The reality is that we don’t want Pacifism when we run Pacifism. What we want is a card that turns the creature into a potato and forces our opponent to either remove the enchantment or their own creature before it can do anything at all. No proliferation from Atraxa, no reanimation from Meren, not artifact shenanigans from Breya, no draw or life gain from Oloro, and no damaging off wheels from Nekusar. We want that creature stuck to the board like that frog you dissected in science class, or the frog you dissected in your back yard when you first began your long journey to becoming the Smiley Face Killer.
Darksteel Mutation still lets the creature in question attack and block, but that’s about it. It loses all abilities, all creature types, colors, card types, and tribes. It just sits there, accomplishing nothing. At first glace, it seems the fact that the creature becomes indestructible is a problem, but more often than not, that’s actually a boon, because it means the creature stays put through board wipes, shrugs off non-exile removal, and can’t be salvaged via chump blocking. It’s a potato. And in color combos like Grixis, Rakdos, Dimir, or Izzet that lack enchantment removal, it’s a potato that’s pretty hard to un-potato.
Mutation is in 8,466 decks on EDHREC, and is a perfect CMC substitute for Pacifism. Pacifism and the variants above I’d never run, but Darksteel Mutation gets the job done, son. Still, there’s 36 decks on EDHREC running Pacifism and not Darksteel Mutation, and all 36 would be better if they made the switch.
Deep Freeze turns off all abilities and leaves you with a Wall with defender. Wall of Potato, as it were. One semi-useful modal ability Deep Freeze has is that there are a few cards in Arcades, the Strategist decks like Hornet Nest and Wall of Kelp that make defender tokens, and in a pinch you could technically use Deep Freeze on them if Arcades is out to deal a little extra damage. There’s already enough reasons to run this card over Pacifism, and that rare corner case is just one more. Still, EDHREC has 8 decks in the database running Pacifism and no Deep Freeze.
Imprisoned in the Moon not only hits a creature but also a land or planeswalker, and it turns it into a colorless land, effectively potato’ing a host of problematic cards. I guess technically it makes it a potato growing out of a Wastes, but still, potato. That said, making the target a land does make it a little more vulnerable to rescuing in colors without enchantment removal. Bounce lands can bounce it back to hand, and simple land destruction (whether in the form of Stone Rain or the ever-ubiquitous Strip Mine) can be used by decks that generally don’t have an out to get their card back. Still, so what? If someone needs to spend a valuable card to get rid of their commander and recast it, that’s not functionally different from getting it with a Hero’s Downfall.
Despite being just over two years old, Imprisoned in the Moon is in 7,013 on EDHREC already, but there’s over 40 Brago lists running Pacifism instead of the Imprison.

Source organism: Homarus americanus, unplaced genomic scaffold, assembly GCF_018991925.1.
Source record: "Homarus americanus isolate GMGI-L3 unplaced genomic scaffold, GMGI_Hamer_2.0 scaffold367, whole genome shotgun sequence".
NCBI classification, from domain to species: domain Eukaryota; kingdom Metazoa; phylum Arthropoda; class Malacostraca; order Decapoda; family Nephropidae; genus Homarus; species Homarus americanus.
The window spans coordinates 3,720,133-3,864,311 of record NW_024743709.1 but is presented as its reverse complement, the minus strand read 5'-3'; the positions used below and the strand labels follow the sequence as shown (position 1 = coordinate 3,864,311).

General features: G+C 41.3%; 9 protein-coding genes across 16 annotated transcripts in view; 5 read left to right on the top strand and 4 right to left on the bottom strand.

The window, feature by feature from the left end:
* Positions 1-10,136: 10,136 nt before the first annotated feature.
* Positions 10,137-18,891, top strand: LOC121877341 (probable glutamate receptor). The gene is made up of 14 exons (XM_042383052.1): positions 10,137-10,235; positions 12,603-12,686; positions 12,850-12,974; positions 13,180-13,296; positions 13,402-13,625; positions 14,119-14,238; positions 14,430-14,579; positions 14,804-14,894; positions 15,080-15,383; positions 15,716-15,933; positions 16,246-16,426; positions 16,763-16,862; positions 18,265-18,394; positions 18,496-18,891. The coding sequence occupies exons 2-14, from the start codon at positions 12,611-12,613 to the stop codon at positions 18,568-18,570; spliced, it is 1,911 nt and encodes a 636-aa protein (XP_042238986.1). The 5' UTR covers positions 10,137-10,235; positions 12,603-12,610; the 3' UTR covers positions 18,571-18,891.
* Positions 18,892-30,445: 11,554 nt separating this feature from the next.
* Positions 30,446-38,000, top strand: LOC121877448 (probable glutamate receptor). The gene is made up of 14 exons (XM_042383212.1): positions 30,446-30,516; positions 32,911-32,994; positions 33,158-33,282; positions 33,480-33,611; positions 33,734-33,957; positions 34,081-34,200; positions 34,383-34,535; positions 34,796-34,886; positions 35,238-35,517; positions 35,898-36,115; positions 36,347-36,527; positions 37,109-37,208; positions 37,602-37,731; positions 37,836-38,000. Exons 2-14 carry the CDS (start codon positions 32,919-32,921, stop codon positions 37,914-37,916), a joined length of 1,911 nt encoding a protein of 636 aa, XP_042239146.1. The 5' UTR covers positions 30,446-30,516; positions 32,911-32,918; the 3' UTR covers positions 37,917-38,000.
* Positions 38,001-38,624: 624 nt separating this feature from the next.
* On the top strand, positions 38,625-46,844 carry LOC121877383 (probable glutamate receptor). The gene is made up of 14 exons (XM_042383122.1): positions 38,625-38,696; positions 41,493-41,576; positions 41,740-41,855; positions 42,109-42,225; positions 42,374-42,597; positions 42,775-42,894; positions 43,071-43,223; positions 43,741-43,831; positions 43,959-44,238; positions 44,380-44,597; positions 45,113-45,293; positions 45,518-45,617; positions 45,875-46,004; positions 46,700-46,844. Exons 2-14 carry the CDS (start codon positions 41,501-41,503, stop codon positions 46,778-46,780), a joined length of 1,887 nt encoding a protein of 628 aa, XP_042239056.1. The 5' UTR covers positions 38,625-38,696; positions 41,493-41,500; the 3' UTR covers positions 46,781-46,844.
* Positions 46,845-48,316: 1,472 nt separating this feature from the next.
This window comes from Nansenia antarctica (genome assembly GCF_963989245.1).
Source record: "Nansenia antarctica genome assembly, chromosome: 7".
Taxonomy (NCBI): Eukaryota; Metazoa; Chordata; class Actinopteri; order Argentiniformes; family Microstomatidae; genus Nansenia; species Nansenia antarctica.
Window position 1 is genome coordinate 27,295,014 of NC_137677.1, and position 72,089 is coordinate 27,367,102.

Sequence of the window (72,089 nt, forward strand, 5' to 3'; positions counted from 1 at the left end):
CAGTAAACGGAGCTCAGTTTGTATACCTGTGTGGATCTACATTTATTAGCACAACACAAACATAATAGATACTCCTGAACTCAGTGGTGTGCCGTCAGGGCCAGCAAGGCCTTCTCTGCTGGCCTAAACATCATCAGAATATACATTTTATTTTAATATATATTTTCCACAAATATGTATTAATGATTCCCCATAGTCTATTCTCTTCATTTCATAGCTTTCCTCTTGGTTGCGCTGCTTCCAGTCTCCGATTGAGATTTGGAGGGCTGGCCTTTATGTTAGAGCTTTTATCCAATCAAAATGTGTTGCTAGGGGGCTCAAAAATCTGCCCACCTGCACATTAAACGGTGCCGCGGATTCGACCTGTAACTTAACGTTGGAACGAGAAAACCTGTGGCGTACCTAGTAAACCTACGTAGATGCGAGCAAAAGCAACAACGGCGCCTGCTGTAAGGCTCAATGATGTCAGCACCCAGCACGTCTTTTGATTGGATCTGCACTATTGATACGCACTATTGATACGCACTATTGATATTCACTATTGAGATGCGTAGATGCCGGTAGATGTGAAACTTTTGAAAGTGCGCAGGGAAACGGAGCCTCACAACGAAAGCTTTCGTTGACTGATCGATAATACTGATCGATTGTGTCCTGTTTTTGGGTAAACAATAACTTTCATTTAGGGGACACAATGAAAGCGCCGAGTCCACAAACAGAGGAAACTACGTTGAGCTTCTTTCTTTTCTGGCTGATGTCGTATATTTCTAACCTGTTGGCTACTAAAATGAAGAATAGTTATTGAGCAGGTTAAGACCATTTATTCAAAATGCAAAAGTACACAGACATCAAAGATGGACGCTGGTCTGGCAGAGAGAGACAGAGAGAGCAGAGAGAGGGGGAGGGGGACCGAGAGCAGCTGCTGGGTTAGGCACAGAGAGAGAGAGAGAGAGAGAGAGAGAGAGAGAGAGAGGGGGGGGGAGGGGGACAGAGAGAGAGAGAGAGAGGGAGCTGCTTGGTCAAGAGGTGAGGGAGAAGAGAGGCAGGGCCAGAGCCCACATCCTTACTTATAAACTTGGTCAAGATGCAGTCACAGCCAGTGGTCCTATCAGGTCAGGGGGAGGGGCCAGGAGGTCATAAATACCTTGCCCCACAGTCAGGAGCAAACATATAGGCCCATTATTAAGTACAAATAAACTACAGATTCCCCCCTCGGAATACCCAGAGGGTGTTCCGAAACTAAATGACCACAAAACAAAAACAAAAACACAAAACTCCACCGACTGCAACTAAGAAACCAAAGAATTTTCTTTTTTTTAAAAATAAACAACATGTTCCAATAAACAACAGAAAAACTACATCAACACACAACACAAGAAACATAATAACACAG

Lignify is the oldest of this group of cards, showing up in a mere 3,115 decks. It lets your creature stay a creature, but makes it a 0/4 Treefolk with no abilities. Unlike Darksteel Mutation, a Damnation will kill the target, but it still potatoes up the target pretty efficiently at two mana. Plus you can fetch this with a Treefolk Harbinger if you want, which is a thing some person has probably done at some point. It also functions like Deep Freeze as a possible desperate combat boost to a weak token in an Arcades deck.
Metamorphic Alteration is the newest member of this club, and also the one that sees the least play in a mere 85 decks. What’s really nice about Metamorphic Alteration is it can flex between removal and a buff. There’s almost always some uninspiring creature in play, be it a 1/1 Thopter token or a Snapcaster Mage that has already snapcasted. Alteration lets you turn the thing you want gone into that useless uninspiring thing. Alternatively you can turn your less exciting 1/1 Thopter or Snapcaster Mage that has already snapcasted into the scariest thing in play. It’s never a dead card.
Song of the Dryads is in 9,377 decks on EDHREC, and Mark Rosewater loves each and every one of them. Song is the most versatile of the lot, enchanting any permanent and making it a colorless forest land. As with Imprisoned in the Moon, this makes it vulnerable to land bounce and land destruction as a way to save the card, but the fact that it hits everything easily offsets that fact.
Still, despite the card’s popularity outside the Rosewater household, the top three most popular Selesnya commanders have about 100 decks running Pacifism and not the Swiss Army knife that is Song of the Dryads.
If you’re still running Pacifism, odds are one of these options will work a little better for you, and over time, a bunch of little betters adds up to a lot better. There are just too many other options to keep running Pacifism for any reason beyond nostalgia. If you’ve got an argument for it, though, I’d love to hear it. Leave a comment below and make your case, or just leave a compliment about how my graying temples and kind yet firm voice is stirring up some deep-seated daddy issues you’ve been keeping carefully repressed.
Until next time, I’m Dana and I’ll see you In the Margins.